# Markov Switching and Hidden Markov Models

Are the two interchangeable terms? I have been reading about markov-switching models and am struggling to see the difference with HMM models.

## 2 Answers

A hidden Markov model is a bivariate stochastic process $$\{Y_t, X_t\}_{t=1,2,...}$$ where $$\{X_t\}$$ is an unobserved Markov chain and, conditional on $$\{X_t\}$$, $$\{Y_t\}$$ is an observed sequence of independent random variables such that the conditional distribution of $$Y_t$$ only depends on $$X_t$$.

When $$Y_t$$ depends both on $$X_t$$ and the lagged observations $$Y_{t−1}$$, it is called Markov Switching Model.

An, Y., Hu, Y., Hopkins, J., & Shum, M. (2013). Identifiability and inference of hidden Markov models. Technical report

Markov Switching Models are the same thing as Regime Switching Models. A Hidden Markov Switching Model or a Hidden Regime Switching Model (both of which are commonly called a Hidden Markov Model) is different.

A Hidden Markov Model (HMM) is a doubly stochastic process. There is an underlying stochastic process that is not observable (hidden), the results of which can be observed (these results being the second stochastic process). The underlying stochastic process that is hidden is what makes this model different.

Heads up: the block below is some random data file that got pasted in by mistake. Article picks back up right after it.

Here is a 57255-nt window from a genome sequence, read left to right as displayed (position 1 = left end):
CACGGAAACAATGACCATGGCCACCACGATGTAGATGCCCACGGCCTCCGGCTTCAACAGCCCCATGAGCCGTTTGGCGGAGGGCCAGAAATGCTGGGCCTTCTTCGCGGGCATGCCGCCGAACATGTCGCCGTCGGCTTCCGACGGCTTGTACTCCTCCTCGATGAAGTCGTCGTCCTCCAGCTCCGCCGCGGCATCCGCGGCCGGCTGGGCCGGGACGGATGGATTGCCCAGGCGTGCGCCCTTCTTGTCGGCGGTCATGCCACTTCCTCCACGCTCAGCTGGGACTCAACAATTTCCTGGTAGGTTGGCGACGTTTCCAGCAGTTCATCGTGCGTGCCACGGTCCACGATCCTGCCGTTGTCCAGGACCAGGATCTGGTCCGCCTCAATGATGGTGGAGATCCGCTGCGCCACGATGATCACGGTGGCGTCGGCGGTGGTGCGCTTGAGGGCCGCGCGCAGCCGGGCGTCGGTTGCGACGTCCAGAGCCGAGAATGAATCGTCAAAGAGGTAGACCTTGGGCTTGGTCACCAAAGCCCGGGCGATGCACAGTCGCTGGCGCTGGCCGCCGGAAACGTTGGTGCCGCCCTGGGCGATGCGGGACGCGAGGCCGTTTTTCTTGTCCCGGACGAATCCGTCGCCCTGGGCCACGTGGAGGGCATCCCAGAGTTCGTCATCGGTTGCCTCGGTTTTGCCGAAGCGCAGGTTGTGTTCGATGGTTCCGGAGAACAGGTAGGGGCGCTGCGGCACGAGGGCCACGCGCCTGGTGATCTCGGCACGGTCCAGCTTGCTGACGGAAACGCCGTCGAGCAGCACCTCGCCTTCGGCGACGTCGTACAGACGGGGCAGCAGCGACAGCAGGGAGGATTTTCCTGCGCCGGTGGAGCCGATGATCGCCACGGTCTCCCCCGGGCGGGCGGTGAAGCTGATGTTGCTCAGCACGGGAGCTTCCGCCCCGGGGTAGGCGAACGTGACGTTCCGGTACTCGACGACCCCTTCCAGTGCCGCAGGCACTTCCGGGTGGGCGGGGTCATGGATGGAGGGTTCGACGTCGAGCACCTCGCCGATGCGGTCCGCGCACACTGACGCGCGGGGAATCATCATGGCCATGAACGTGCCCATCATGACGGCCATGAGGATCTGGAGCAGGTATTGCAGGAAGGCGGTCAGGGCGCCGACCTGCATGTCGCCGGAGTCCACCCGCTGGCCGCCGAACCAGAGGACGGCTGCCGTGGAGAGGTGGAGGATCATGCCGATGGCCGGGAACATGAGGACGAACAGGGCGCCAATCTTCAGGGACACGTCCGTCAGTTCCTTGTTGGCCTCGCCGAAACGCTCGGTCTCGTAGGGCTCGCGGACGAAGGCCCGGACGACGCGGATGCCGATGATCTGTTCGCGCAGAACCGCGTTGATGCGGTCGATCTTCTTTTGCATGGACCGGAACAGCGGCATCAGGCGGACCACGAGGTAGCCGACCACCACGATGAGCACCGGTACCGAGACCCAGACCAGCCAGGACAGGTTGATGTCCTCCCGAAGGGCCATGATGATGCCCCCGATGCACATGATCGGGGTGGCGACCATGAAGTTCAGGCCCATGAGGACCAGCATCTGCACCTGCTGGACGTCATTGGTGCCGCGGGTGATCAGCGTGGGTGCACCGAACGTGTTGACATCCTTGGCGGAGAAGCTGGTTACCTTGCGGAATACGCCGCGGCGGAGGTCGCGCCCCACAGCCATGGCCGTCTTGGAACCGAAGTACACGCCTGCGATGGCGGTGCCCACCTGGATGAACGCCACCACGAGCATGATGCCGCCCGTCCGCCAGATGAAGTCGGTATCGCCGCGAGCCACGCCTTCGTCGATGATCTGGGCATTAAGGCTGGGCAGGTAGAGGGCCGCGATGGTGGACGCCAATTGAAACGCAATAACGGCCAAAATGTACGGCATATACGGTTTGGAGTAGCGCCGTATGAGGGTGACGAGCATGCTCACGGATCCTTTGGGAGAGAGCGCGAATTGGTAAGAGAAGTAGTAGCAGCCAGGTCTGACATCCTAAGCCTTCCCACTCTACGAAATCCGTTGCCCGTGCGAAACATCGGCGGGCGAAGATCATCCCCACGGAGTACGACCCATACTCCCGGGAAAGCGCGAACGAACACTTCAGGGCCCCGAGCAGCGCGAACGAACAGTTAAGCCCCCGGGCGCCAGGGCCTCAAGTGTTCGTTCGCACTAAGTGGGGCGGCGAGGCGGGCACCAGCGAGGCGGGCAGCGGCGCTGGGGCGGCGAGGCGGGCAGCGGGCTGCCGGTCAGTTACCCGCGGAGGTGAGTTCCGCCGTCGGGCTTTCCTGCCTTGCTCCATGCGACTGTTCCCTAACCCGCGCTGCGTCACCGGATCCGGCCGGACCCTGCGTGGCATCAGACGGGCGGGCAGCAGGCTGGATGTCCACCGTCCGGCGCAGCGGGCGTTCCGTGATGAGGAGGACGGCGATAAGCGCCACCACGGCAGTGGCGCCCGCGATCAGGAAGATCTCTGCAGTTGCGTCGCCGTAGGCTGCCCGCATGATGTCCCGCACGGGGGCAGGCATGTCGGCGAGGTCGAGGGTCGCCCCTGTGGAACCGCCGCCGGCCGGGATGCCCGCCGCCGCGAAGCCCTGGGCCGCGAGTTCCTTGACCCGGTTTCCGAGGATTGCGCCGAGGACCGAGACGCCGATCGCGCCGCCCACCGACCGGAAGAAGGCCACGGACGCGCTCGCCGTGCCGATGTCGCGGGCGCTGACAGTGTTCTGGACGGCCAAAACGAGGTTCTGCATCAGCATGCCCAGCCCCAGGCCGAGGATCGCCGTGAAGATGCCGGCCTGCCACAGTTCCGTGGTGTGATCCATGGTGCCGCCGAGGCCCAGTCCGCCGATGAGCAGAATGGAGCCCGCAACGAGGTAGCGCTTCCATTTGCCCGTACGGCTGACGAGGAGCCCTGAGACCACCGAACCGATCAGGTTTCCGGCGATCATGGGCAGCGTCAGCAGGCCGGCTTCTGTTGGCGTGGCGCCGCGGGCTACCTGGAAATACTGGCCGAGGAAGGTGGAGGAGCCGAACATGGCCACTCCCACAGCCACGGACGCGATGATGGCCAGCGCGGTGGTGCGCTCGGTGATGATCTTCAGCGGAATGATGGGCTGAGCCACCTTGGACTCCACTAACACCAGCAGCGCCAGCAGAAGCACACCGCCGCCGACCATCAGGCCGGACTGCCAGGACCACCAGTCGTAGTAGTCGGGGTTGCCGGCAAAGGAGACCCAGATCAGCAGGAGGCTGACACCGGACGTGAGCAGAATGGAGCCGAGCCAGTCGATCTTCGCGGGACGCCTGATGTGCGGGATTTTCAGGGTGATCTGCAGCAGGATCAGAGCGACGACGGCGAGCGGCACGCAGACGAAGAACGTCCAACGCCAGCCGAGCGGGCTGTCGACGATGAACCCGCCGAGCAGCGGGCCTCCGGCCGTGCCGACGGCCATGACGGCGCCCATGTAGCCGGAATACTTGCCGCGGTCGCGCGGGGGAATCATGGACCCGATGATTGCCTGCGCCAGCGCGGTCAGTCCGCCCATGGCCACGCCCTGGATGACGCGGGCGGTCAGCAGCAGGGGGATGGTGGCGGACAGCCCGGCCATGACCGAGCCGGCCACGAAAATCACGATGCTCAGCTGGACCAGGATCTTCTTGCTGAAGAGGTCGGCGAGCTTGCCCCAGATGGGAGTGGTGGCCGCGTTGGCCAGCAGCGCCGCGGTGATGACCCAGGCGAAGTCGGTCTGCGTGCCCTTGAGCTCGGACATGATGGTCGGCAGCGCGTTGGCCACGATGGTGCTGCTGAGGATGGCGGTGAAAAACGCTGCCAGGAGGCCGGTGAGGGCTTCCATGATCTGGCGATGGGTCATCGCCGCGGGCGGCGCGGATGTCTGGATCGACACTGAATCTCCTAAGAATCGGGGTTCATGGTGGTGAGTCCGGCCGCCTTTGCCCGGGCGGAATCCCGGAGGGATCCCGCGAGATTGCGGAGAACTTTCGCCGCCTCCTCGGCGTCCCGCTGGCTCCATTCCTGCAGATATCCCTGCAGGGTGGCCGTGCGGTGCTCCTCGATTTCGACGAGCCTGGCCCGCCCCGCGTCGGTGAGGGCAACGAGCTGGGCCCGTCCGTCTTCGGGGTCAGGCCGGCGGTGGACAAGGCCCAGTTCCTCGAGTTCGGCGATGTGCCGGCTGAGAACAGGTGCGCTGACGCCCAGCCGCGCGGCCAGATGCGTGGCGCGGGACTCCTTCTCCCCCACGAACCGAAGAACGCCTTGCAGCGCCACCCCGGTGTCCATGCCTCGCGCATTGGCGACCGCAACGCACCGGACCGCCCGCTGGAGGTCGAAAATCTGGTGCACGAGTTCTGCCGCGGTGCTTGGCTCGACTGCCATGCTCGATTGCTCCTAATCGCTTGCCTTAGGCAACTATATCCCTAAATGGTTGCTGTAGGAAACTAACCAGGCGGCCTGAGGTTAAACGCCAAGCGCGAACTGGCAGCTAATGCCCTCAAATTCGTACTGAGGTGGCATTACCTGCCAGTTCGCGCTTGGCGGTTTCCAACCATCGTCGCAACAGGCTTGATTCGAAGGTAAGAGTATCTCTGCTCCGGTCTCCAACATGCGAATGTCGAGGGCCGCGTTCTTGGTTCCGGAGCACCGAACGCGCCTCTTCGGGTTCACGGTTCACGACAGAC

Consider this coin toss example starting on page 5: http://ieeexplore.ieee.org/stamp/stamp.jsp?tp=&arnumber=1165342

If the man behind the curtain flips 1 coin and tells you the results, you have 2 states (state 1: heads, state 2: tails). Thus, by knowing the results of each coin flip, you can determine the state. Therefore, you cannot construct a HMM.

If the man behind the curtain flips 2 coins and tells you the results, you still have 2 states (state 1: coin 1, state 2: coin 2) but they are not uniquely tied to heads or tails. This is a hidden process because you can't tell which state (coin 1 or coin 2) led to the observation (heads or tails). Therefore, you can construct a HMM.

• Would you mind elaborately some more or giving more examples? Because this seems like a misconception that happens often, e.g. the statsmodels documentation says: Markov switching models (MSAR), also known as Hidden Markov Models (HMM)
– guy
Commented Apr 19, 2017 at 3:29